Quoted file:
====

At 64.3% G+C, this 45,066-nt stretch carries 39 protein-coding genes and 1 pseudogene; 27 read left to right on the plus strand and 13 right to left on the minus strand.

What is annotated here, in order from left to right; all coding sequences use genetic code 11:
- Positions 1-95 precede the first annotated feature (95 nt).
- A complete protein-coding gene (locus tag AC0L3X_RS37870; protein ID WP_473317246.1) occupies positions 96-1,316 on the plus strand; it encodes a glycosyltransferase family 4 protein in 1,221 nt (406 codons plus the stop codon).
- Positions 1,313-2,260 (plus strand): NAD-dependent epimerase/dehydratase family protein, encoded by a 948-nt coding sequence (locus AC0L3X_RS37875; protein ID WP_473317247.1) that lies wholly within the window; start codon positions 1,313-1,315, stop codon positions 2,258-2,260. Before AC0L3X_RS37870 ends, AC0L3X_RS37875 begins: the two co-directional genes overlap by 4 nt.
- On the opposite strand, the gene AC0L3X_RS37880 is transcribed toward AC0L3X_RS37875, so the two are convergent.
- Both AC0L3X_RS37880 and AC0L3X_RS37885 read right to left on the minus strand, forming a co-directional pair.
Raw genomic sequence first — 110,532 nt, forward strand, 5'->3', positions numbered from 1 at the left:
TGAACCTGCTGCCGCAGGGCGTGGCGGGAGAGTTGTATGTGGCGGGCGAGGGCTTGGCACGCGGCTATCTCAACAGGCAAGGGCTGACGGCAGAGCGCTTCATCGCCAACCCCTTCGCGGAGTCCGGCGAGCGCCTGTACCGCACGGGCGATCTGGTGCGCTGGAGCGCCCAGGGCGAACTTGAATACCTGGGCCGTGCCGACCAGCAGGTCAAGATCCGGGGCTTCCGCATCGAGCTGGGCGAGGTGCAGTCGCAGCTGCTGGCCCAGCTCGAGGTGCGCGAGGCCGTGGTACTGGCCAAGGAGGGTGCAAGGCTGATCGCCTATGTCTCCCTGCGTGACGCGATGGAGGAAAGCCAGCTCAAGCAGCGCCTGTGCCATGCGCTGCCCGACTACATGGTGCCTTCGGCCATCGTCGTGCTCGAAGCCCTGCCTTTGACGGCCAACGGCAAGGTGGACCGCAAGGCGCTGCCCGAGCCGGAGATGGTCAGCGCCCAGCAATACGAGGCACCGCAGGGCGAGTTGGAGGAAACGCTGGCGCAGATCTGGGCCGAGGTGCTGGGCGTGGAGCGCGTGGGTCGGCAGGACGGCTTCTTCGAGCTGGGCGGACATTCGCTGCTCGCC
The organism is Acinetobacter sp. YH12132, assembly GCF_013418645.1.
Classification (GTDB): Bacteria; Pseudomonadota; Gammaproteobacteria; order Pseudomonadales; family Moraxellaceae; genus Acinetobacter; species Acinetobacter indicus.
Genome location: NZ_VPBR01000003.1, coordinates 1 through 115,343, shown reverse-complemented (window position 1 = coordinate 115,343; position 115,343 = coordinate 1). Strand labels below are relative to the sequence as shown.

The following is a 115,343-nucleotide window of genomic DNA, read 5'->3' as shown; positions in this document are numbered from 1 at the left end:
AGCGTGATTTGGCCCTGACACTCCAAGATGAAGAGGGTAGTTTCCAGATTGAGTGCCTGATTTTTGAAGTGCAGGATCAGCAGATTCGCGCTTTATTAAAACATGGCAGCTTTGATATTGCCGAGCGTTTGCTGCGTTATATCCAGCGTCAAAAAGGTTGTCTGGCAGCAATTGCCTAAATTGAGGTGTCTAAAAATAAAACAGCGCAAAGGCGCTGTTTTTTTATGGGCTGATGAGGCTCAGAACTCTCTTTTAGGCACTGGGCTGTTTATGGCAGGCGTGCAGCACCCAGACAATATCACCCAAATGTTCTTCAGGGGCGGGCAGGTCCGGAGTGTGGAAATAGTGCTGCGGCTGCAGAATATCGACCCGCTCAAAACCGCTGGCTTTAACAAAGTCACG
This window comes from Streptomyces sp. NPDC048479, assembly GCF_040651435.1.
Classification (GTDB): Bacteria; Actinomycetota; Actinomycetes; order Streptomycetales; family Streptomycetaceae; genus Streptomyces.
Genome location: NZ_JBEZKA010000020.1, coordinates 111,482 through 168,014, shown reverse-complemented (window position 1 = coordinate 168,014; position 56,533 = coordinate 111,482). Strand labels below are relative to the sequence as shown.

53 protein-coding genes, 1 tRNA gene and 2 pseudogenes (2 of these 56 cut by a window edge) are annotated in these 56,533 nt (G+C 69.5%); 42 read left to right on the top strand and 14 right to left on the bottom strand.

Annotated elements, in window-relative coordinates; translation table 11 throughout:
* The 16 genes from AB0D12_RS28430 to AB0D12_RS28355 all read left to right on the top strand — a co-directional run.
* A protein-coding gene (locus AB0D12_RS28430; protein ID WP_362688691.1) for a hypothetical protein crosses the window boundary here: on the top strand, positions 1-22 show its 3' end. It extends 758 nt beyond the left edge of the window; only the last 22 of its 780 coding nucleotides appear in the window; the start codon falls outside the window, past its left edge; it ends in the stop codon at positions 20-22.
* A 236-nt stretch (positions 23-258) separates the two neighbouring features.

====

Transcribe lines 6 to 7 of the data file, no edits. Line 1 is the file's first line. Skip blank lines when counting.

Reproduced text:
- On the opposite strand, the gene AC0L3X_RS37880 is transcribed toward AC0L3X_RS37875, so the two are convergent.
- Both AC0L3X_RS37880 and AC0L3X_RS37885 read right to left on the minus strand, forming a co-directional pair.